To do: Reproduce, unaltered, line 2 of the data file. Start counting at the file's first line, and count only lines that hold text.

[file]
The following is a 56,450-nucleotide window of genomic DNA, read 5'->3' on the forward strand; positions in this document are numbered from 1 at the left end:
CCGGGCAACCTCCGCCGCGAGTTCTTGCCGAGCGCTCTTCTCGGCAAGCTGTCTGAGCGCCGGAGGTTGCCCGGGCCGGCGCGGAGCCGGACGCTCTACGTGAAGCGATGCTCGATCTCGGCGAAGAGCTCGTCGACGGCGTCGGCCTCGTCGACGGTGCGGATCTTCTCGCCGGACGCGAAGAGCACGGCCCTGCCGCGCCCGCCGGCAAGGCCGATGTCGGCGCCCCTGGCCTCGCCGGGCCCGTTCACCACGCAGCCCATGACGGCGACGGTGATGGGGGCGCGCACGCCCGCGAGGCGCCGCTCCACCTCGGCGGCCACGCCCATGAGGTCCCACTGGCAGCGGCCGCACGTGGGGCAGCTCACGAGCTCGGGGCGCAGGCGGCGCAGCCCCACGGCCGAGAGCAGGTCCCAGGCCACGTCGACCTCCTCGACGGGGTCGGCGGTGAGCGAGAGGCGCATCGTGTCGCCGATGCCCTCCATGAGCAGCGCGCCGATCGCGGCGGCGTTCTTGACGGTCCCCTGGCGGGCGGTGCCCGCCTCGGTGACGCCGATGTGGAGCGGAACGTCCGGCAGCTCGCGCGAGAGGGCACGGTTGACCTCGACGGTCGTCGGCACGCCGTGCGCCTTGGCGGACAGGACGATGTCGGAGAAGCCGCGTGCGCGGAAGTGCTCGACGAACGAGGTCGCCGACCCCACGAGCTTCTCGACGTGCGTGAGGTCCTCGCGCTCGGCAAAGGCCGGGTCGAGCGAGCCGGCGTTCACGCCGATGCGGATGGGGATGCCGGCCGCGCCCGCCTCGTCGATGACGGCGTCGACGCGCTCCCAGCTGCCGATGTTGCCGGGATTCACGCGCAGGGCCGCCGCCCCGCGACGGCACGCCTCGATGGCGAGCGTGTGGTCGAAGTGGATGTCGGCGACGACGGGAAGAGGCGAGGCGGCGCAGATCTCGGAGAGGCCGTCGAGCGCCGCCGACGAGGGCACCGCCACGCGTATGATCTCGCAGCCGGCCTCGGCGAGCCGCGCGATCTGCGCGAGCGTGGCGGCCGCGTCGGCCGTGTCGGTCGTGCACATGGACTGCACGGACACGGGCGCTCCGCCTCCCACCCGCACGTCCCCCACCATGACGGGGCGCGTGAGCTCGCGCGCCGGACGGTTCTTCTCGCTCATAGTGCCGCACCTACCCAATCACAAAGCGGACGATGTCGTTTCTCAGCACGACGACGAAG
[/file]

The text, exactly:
CCGGGCAACCTCCGCCGCGAGTTCTTGCCGAGCGCTCTTCTCGGCAAGCTGTCTGAGCGCCGGAGGTTGCCCGGGCCGGCGCGGAGCCGGACGCTCTACGTGAAGCGATGCTCGATCTCGGCGAAGAGCTCGTCGACGGCGTCGGCCTCGTCGACGGTGCGGATCTTCTCGCCGGACGCGAAGAGCACGGCCCTGCCGCGCCCGCCGGCAAGGCCGATGTCGGCGCCCCTGGCCTCGCCGGGCCCGTTCACCACGCAGCCCATGACGGCGACGGTGATGGGGGCGCGCACGCCCGCGAGGCGCCGCTCCACCTCGGCGGCCACGCCCATGAGGTCCCACTGGCAGCGGCCGCACGTGGGGCAGCTCACGAGCTCGGGGCGCAGGCGGCGCAGCCCCACGGCCGAGAGCAGGTCCCAGGCCACGTCGACCTCCTCGACGGGGTCGGCGGTGAGCGAGAGGCGCATCGTGTCGCCGATGCCCTCCATGAGCAGCGCGCCGATCGCGGCGGCGTTCTTGACGGTCCCCTGGCGGGCGGTGCCCGCCTCGGTGACGCCGATGTGGAGCGGAACGTCCGGCAGCTCGCGCGAGAGGGCACGGTTGACCTCGACGGTCGTCGGCACGCCGTGCGCCTTGGCGGACAGGACGATGTCGGAGAAGCCGCGTGCGCGGAAGTGCTCGACGAACGAGGTCGCCGACCCCACGAGCTTCTCGACGTGCGTGAGGTCCTCGCGCTCGGCAAAGGCCGGGTCGAGCGAGCCGGCGTTCACGCCGATGCGGATGGGGATGCCGGCCGCGCCCGCCTCGTCGATGACGGCGTCGACGCGCTCCCAGCTGCCGATGTTGCCGGGATTCACGCGCAGGGCCGCCGCCCCGCGACGGCACGCCTCGATGGCGAGCGTGTGGTCGAAGTGGATGTCGGCGACGACGGGAAGAGGCGAGGCGGCGCAGATCTCGGAGAGGCCGTCGAGCGCCGCCGACGAGGGCACCGCCACGCGTATGATCTCGCAGCCGGCCTCGGCGAGCCGCGCGATCTGCGCGAGCGTGGCGGCCGCGTCGGCCGTGTCGGTCGTGCACATGGACTGCACGGACACGGGCGCTCCGCCTCCCACCCGCACGTCCCCCACCATGACGGGGCGCGTGAGCTCGCGCGCCGGACGGTTCTTCTCGCTCATAGTGCCGCACCTACCCAATCACAAAGCGGACGATGTCGTTTCTCAGCACGACGACGAAG